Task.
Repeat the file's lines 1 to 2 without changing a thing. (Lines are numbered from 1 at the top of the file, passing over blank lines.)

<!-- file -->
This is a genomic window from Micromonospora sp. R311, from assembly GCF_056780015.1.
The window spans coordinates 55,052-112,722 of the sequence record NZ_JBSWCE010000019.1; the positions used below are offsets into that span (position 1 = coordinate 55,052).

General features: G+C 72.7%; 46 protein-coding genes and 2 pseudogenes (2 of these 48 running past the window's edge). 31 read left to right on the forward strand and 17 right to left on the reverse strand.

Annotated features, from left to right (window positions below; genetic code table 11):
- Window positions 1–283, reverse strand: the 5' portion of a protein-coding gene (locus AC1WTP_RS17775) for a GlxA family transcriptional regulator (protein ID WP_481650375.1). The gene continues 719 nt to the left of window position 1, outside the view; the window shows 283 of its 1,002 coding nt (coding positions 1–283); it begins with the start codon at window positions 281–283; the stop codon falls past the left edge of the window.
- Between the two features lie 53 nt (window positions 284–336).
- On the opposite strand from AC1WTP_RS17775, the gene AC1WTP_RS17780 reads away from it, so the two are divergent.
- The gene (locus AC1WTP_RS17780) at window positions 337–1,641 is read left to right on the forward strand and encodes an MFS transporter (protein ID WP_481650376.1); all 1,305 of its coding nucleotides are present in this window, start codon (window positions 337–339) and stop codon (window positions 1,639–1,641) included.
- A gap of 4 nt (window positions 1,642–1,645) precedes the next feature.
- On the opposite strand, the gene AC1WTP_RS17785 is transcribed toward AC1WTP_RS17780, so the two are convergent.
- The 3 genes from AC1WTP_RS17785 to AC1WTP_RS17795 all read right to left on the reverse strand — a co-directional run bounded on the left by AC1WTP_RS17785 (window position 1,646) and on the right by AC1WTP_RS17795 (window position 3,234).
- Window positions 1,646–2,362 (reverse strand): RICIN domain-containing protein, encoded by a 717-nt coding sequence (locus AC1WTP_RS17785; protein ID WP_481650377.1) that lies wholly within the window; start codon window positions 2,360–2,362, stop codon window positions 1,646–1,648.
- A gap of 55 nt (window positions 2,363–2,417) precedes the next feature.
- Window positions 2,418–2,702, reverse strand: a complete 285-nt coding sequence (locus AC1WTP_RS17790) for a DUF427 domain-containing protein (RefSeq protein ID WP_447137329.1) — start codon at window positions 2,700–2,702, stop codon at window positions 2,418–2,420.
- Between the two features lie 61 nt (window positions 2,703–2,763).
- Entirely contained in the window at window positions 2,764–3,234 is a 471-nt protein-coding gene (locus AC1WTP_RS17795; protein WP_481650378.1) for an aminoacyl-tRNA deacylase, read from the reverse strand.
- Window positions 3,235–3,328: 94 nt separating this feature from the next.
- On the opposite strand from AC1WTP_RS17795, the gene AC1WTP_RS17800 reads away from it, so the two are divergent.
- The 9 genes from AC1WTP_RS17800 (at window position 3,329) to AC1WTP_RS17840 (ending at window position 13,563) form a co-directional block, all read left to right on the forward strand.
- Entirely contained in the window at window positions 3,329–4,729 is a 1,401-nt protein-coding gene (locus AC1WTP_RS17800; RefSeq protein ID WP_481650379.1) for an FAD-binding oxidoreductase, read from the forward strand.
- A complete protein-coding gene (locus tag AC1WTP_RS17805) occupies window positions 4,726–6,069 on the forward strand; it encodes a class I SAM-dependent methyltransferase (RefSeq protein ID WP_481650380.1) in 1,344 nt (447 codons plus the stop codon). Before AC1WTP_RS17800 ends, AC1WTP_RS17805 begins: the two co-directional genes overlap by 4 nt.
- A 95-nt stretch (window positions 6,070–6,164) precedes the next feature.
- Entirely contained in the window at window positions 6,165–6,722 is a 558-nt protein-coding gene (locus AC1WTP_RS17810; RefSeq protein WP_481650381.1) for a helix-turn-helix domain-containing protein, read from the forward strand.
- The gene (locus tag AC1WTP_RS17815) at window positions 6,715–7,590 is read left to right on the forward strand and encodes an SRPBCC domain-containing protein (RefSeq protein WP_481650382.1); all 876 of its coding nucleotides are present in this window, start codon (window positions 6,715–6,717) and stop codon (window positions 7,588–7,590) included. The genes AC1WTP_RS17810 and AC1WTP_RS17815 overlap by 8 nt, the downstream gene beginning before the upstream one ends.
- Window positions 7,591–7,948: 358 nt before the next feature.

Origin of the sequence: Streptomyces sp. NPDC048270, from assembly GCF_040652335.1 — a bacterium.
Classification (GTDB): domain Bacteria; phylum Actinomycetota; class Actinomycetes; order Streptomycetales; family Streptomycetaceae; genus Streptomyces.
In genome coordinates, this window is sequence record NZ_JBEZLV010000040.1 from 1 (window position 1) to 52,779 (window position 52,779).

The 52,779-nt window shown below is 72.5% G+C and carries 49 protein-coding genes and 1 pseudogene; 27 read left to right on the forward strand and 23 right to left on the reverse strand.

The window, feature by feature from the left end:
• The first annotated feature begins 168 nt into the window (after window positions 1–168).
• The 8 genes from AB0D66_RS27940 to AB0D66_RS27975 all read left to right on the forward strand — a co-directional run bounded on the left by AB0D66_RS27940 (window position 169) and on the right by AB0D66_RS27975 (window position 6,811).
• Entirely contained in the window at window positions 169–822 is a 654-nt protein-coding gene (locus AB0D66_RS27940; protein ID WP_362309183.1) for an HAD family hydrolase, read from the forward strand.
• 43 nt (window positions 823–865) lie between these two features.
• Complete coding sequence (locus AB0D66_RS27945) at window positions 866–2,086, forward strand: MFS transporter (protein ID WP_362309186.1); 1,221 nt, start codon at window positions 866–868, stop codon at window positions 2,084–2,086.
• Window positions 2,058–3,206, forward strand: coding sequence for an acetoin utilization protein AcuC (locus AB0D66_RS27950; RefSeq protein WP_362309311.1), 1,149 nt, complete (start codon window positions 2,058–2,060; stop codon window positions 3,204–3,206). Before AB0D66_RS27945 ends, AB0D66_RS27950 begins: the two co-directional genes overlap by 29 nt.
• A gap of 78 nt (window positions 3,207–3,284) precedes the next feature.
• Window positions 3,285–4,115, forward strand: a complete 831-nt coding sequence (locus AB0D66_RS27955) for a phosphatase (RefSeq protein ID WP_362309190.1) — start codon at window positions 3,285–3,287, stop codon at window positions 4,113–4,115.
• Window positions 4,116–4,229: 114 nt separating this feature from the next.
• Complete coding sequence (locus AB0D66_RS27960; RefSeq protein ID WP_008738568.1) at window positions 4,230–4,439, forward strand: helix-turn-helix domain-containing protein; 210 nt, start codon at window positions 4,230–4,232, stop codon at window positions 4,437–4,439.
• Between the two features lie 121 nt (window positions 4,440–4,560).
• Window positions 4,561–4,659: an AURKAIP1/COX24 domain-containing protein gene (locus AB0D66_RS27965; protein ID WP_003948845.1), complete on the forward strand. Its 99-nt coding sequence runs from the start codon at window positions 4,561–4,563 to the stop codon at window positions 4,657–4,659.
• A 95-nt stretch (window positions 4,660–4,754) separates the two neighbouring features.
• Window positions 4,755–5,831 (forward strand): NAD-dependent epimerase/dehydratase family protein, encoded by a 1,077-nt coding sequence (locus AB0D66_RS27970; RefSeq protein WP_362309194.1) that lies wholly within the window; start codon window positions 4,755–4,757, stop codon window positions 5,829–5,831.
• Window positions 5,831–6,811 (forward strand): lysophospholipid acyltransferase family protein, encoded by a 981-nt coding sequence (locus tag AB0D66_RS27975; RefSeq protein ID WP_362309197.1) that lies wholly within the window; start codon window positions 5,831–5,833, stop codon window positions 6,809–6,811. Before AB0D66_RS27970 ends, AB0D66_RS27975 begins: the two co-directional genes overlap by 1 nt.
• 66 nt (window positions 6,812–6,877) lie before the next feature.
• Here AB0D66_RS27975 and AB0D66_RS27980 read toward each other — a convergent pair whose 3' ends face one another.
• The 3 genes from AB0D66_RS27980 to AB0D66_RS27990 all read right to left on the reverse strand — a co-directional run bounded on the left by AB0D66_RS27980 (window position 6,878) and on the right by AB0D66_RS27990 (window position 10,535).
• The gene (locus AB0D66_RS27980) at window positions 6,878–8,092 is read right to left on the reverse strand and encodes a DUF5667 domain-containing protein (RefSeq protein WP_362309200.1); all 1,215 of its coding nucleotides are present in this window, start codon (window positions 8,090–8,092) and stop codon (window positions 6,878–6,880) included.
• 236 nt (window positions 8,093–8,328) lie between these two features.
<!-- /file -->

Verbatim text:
This is a genomic window from Micromonospora sp. R311, from assembly GCF_056780015.1.
The window spans coordinates 55,052-112,722 of the sequence record NZ_JBSWCE010000019.1; the positions used below are offsets into that span (position 1 = coordinate 55,052).